Google and Quanta (one of the hardware manufacturing partners) created two separate Project Ara reference designs - one based on a Marvel PXA1928 processor, and another one using Nvidia’s Tegra K1 (which, by the way, powers the HTC-made Google Nexus 9 tablet). For now, however, Google isn’t showing any of the two designs.
Initially born as an idea by Motorola and Phonebloks, Project Ara was acquired by Google when the Mountain View giant bought Motorola Mobility in 2012. The initiative aims to provide Android-based modular smartphones that feature parts which can be easily swapped - so users can have truly customized handsets.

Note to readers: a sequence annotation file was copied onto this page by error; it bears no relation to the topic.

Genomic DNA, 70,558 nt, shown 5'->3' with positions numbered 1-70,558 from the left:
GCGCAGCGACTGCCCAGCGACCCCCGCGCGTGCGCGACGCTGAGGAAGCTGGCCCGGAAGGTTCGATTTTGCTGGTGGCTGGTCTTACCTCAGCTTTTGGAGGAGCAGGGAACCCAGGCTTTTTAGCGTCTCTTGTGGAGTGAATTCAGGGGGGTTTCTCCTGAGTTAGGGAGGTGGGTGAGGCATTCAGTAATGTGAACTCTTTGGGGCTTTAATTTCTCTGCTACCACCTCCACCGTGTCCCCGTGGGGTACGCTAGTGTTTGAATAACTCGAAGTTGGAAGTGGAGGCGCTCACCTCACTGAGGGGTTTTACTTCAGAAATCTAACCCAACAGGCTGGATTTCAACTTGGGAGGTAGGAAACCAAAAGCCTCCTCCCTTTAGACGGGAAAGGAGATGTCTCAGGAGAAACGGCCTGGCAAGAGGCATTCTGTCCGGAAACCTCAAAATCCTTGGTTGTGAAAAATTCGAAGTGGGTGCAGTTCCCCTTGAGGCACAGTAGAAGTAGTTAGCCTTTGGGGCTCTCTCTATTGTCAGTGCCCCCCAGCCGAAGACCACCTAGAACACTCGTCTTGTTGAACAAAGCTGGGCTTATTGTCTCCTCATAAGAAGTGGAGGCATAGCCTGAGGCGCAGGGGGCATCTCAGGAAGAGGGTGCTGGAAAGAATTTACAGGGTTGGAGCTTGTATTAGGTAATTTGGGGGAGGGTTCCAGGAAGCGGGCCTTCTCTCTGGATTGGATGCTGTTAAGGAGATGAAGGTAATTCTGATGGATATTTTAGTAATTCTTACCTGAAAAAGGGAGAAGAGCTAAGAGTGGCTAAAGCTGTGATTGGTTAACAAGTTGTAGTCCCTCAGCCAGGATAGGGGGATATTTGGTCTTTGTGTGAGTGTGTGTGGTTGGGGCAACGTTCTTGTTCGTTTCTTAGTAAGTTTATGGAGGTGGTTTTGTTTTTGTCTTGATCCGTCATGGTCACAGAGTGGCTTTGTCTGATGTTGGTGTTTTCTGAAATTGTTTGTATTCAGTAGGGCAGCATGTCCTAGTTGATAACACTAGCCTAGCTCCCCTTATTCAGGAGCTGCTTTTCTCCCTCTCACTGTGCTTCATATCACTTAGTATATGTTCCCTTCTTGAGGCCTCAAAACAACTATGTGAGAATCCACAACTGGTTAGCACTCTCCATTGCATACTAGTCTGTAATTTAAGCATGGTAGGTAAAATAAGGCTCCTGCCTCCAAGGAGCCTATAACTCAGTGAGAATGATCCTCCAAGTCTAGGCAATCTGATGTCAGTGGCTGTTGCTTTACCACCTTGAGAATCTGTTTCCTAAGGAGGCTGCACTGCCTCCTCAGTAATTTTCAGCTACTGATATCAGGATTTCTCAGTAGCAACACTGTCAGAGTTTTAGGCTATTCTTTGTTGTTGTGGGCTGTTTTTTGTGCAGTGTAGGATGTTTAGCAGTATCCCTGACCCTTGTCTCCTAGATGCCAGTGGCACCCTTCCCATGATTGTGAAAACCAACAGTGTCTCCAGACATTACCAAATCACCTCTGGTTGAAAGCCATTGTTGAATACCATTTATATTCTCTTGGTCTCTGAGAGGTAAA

Google will announce more details about this initiative in January (next month), when it also expects to start selling the very first Project Ara device. Google intends to keep “the bill-of-materials cost of a basic, entry-level Ara device” in the $50-100 range - though this doesn’t necessarily mean that we’ll be able to buy the final version of the device for such a low price.